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Hello, I wrote a small test application to see if it is feasible to detect if a user is running SerialSeeker (pirated serial numbers)…I may not end up using it anywhere, but I decided that it may benefit someone.

The app looks for SerialSeeked when launched, and can detect if SerialSeeker is launched anytime when the app is running.

You’ll probably end up getting the spotlight placed uncomfortably on your head for “policing” practices like that. What happens if something goes wrong and a misjudgment accidently accuses a user of piracy? What a fun PR event that would be. :-)

	if (app objectForKey:@"[[NSApplicationName"] isEqualToString:@"SerialSeeker"] || app objectForKey:@"[[NSApplicationBundleIdentifier"] isEqualToString:@"org.crackezz.serialseeker"]) {
		running = YES;

Well, that’s pretty solid code. It’s very unlikely that legit apps have org.crackezz.serialseeker as their bundle ID! - EmanueleVulcano aka l0ne

I, as a software developer, frequently download and run applications such as SerialBox in order to search for codes to my applications that I can blacklist. Does that mean your software is going to treat me like a pirate?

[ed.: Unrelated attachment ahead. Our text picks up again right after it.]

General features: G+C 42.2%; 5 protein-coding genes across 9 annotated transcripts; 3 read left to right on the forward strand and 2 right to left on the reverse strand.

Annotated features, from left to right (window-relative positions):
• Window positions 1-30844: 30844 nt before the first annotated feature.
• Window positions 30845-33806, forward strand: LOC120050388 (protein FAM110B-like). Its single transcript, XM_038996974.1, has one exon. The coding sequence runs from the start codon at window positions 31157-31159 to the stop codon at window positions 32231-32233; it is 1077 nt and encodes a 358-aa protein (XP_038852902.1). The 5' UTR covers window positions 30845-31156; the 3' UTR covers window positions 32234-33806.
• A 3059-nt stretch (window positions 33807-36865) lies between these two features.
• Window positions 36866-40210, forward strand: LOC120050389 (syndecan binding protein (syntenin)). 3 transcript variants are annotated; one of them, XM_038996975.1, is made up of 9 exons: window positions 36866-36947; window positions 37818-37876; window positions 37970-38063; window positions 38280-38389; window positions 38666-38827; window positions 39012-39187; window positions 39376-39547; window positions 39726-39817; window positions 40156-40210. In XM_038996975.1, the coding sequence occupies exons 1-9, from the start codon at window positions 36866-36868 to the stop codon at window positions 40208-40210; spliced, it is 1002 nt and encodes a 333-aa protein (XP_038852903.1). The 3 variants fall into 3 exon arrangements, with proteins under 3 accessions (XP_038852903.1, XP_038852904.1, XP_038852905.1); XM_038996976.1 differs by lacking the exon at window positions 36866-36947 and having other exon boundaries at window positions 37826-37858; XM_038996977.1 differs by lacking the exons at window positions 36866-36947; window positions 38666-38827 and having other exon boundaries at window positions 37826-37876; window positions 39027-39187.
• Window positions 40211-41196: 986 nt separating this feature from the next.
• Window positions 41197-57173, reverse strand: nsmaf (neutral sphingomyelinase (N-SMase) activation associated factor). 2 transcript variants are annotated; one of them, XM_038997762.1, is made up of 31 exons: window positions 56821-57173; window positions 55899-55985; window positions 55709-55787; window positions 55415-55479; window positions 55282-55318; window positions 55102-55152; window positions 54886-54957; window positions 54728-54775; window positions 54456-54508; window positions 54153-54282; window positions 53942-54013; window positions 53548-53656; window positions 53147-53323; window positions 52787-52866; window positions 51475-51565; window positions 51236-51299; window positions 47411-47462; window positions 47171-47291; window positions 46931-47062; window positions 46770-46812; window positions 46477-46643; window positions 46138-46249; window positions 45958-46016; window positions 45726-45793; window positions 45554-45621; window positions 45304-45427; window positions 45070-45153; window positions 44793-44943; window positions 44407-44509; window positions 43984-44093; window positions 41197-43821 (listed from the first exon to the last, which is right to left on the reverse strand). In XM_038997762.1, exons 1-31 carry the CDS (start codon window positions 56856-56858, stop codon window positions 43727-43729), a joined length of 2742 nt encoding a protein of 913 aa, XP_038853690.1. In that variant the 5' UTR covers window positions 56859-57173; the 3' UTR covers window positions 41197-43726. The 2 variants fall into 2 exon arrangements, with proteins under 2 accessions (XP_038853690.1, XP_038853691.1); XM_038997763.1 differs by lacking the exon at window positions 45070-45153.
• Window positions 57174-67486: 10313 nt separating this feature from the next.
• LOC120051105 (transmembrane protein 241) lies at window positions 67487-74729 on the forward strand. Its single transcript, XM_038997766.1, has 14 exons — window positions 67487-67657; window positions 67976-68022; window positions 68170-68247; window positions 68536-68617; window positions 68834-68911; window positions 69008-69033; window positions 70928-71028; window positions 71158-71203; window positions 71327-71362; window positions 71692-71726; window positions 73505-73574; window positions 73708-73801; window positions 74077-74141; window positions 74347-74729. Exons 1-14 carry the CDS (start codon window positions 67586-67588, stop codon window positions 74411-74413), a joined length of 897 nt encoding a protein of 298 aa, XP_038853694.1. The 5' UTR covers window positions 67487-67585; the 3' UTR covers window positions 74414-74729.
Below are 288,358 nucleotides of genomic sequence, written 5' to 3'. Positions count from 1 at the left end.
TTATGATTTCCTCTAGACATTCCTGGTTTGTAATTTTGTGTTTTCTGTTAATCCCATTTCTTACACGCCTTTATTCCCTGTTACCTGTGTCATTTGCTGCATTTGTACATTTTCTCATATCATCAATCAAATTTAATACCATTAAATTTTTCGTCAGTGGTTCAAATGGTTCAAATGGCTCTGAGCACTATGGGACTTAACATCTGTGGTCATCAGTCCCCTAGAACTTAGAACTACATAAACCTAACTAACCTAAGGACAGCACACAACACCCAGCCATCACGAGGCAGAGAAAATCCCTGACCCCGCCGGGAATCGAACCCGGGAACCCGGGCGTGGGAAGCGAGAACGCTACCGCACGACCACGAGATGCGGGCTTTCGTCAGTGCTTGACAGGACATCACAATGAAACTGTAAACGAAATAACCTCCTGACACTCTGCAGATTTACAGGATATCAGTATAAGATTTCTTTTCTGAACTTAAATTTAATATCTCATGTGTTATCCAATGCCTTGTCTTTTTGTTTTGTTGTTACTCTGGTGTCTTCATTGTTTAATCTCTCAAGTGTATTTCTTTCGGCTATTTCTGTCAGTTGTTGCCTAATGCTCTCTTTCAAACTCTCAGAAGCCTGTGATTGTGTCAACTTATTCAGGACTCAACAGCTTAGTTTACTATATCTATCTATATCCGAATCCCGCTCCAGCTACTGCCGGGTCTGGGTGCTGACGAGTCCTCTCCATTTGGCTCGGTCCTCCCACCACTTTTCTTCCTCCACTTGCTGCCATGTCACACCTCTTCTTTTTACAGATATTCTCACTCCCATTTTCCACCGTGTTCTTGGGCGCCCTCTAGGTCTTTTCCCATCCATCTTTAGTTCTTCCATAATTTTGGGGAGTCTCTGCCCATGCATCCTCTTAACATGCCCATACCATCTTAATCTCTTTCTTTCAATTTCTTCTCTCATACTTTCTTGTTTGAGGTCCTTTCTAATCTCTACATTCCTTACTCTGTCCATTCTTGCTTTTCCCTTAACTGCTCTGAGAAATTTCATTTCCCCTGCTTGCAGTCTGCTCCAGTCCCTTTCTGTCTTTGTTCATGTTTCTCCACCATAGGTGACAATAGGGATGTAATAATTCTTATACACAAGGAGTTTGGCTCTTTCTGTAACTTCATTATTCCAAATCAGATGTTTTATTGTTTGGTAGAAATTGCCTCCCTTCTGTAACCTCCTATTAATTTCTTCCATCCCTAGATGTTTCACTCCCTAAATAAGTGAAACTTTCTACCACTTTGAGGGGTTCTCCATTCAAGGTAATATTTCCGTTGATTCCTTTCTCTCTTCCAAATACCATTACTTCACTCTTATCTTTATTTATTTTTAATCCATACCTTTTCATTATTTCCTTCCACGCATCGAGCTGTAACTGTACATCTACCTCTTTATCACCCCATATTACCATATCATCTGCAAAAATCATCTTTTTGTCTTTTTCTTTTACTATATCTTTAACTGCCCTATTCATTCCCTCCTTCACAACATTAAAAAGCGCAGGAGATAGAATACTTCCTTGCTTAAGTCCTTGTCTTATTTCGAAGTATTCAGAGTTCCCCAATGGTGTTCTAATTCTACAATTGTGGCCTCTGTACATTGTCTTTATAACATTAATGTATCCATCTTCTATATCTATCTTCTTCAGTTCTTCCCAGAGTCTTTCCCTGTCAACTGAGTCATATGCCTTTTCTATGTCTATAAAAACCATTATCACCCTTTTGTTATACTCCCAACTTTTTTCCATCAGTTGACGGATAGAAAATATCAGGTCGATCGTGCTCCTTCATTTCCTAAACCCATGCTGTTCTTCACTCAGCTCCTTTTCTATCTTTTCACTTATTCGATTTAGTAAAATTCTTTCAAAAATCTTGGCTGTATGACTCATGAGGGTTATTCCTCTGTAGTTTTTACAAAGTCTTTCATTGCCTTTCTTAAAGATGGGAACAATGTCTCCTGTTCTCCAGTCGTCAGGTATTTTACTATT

Consider a user who runs SerialBox and perhaps even uses codes from it on occasion, but he paid for your app. Is your app going to treat him like a pirate?

This stuff always backfires far more than it helps. If you really want to maximize sales, I recommend doing the following, in order:

*Make a good app *Make an app that people will want to buy *Use a serial number scheme that is difficult or impossible to create a serial number generator for *Blacklist the serial numbers that show up in the aforementioned apps

– PrimeOperator

I agree with many of the points stated here (I am the original poster), and I opted to not use it. ‘Twas just a test of if it could be done reliably, which apparently, it can. The most I imagined doing with this code was showing a warning saying to not pirate software or something.